New Zealand is the last major temperate region of the globe to be reached by humans. The indigenous people, the Maori, are believed to have arrived by about AD 800. Their language is Polynesian, relating to the dialects of Tahiti and Hawaii. Their own legends describe their arrival in a great fleet of canoes from a land called Hawaiki.
New Zealand is first visited by Europeans in 1642, when Abel Tasman makes a brief attempt to land – resulting in a clash with the Maori and several deaths. The first visitor to establish friendly relations with the Maori is Captain Cook in 1769.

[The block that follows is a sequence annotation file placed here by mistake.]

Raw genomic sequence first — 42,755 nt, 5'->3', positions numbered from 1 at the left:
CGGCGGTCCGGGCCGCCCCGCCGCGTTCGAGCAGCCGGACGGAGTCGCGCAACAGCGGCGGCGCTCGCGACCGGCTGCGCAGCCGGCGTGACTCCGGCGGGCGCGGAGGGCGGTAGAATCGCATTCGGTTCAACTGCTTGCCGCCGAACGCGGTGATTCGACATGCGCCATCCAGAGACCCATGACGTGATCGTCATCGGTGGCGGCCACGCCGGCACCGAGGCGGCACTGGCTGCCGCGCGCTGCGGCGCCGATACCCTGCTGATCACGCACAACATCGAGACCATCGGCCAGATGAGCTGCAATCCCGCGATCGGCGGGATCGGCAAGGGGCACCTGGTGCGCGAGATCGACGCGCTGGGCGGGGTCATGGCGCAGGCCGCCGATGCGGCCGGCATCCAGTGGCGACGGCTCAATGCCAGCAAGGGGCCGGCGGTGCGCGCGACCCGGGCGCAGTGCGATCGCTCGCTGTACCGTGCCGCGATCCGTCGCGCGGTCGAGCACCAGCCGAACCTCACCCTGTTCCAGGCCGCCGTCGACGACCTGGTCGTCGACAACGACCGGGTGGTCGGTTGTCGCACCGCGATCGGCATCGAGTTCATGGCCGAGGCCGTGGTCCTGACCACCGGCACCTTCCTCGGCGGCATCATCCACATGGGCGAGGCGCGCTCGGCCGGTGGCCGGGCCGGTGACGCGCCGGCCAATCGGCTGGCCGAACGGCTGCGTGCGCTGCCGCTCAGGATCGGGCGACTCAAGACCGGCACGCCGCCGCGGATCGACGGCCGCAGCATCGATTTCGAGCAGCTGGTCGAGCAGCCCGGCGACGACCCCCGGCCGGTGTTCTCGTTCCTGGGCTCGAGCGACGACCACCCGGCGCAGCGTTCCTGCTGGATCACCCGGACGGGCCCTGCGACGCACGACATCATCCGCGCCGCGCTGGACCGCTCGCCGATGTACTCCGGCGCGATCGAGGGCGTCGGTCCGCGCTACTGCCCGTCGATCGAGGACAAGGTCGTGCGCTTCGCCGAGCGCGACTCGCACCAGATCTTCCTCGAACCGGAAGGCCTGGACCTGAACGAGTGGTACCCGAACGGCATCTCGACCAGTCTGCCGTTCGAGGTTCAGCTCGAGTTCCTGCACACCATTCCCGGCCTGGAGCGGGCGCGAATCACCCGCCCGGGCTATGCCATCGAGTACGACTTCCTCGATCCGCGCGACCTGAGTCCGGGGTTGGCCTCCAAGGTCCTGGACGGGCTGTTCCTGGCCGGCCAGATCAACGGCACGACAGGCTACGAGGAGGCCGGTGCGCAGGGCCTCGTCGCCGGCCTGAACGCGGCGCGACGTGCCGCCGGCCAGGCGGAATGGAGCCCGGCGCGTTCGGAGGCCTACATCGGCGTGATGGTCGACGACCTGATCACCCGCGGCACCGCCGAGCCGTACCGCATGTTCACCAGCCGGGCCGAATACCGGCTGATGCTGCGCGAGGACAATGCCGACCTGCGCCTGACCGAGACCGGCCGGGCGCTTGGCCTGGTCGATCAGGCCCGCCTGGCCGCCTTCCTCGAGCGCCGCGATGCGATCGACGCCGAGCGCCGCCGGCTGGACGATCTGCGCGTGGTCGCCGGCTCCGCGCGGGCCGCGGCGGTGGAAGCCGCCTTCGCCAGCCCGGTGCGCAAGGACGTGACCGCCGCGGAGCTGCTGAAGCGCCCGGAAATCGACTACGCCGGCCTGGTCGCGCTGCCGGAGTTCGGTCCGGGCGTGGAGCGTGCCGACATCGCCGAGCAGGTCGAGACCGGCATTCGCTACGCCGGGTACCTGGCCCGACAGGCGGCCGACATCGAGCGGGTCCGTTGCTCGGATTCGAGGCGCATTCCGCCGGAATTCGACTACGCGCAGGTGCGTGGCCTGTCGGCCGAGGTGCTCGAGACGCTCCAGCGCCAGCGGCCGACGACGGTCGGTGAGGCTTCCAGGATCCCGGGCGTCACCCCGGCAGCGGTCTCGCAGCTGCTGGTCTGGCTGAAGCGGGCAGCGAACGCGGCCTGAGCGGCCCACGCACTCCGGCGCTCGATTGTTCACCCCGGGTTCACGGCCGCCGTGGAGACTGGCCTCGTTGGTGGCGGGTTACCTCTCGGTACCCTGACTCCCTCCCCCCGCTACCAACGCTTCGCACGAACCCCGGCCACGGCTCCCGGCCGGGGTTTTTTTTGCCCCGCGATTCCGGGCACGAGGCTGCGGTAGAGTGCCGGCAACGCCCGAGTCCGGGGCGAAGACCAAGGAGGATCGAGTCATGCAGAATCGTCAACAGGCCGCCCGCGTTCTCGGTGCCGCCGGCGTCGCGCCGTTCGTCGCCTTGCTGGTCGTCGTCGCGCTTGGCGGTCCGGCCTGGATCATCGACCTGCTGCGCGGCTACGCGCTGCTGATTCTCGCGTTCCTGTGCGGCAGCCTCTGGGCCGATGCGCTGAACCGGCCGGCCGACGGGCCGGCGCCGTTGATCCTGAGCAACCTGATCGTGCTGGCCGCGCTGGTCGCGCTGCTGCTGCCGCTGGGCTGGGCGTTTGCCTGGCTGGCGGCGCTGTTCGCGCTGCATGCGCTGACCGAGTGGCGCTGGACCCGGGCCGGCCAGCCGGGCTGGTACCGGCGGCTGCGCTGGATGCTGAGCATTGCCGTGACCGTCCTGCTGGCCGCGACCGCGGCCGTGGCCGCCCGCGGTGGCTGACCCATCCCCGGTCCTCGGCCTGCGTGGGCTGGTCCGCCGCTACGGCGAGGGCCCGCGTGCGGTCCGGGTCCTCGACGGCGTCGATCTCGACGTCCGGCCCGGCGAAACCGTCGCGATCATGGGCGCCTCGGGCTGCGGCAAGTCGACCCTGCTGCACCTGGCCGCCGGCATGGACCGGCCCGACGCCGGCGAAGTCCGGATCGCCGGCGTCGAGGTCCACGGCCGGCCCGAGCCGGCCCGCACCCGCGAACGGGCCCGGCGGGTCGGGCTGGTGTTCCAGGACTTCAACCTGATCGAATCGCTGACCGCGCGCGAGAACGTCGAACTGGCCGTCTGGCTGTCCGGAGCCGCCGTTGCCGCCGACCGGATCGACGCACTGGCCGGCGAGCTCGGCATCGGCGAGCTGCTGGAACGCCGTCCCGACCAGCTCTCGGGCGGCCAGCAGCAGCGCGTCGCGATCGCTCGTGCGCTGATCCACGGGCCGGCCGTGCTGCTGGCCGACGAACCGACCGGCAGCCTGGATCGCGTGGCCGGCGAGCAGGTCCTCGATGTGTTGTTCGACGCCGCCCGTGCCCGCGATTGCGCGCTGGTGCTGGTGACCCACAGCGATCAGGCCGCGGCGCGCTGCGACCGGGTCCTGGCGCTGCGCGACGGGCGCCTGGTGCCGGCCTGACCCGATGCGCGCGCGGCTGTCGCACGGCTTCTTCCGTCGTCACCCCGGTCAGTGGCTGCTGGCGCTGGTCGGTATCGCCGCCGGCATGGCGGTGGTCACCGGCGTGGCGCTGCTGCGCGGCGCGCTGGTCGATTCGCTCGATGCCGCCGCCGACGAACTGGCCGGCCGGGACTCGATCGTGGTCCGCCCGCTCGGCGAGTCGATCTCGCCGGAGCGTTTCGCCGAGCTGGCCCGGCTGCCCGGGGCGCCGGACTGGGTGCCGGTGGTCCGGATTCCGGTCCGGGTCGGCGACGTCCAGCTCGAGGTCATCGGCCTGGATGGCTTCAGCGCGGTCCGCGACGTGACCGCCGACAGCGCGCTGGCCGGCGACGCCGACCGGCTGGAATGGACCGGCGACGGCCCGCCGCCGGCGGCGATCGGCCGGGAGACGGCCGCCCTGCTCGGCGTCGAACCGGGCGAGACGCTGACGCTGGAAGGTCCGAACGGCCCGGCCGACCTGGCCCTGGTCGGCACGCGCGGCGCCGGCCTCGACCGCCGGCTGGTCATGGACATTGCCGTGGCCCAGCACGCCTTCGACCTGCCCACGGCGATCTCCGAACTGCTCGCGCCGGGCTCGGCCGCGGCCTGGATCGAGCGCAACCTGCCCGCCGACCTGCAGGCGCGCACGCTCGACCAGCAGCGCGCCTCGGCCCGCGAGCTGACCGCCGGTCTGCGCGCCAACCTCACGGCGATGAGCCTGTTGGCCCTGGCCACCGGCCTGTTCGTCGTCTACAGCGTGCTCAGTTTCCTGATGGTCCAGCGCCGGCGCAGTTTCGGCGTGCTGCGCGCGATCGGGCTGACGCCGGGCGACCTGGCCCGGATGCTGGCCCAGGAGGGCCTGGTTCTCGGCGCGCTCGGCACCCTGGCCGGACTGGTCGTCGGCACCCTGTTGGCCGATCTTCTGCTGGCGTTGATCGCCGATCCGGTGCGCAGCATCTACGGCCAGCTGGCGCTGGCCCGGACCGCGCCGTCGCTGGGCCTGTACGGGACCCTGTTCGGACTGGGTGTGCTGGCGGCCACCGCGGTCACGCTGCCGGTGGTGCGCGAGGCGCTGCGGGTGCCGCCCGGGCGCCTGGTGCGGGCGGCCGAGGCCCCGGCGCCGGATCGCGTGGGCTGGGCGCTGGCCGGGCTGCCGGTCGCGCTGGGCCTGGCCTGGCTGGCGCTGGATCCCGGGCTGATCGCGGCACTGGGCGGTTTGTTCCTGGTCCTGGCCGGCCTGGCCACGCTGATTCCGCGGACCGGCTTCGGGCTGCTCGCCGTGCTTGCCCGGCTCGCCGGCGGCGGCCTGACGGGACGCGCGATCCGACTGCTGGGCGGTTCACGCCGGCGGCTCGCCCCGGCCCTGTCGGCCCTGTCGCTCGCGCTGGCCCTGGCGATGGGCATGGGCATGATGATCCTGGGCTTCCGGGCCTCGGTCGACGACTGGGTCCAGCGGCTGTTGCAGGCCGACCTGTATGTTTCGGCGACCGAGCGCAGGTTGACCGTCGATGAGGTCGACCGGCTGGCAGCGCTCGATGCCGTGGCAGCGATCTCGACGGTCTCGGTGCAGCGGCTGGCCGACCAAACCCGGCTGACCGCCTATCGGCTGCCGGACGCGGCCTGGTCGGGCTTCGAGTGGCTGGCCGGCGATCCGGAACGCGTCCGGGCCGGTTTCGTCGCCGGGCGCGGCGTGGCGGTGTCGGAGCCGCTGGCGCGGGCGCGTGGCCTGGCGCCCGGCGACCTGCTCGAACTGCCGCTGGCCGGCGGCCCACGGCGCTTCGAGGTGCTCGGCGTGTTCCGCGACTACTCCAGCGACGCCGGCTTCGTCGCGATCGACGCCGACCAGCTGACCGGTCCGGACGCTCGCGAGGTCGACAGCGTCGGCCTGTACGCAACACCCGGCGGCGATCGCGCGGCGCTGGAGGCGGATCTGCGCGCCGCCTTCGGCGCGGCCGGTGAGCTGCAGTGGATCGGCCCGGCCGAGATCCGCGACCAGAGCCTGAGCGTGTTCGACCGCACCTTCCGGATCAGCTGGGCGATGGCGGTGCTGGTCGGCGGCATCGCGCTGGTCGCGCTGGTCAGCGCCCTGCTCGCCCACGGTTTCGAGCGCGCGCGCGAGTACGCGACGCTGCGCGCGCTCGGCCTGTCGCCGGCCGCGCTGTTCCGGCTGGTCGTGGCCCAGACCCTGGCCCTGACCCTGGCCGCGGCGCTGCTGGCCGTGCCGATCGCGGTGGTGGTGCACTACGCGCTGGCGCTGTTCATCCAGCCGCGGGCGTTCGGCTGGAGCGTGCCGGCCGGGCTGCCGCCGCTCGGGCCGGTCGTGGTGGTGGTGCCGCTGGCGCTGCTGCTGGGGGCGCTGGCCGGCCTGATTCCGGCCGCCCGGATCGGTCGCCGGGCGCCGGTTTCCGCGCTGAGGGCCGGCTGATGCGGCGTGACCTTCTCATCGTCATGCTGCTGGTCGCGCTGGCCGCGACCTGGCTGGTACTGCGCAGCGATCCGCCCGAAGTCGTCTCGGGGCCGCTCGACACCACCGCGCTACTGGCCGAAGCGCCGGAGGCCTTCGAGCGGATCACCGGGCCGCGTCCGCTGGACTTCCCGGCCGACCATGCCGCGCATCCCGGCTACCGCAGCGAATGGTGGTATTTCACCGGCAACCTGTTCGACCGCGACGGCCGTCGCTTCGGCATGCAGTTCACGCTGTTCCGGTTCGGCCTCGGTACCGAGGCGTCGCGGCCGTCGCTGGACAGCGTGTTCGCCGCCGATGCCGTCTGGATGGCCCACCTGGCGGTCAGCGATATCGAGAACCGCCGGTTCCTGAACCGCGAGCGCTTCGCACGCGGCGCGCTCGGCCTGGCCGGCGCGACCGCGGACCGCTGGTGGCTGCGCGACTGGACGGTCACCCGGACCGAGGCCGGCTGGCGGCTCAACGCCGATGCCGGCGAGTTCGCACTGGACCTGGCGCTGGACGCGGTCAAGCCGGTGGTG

Cook takes back to England an account of the intelligence of the native New Zealanders and of the temperate fertility of their land, eminently suitable for colonization.
Soon European traders begin to arrive, interested in seal skins, whale oil and timber. At first they are welcomed by the Maori, as an unthreatening minority who can provide a welcome supply of iron implements, firearms and alcohol. But the Maori way of life is soon disrupted by these new influences and, from the early 19th century, by the arrival of Christian missionaries and more permanent European settlements. In 1838 the government at Westminster decides that it is time to put the growing British presence in New Zealand on an official footing.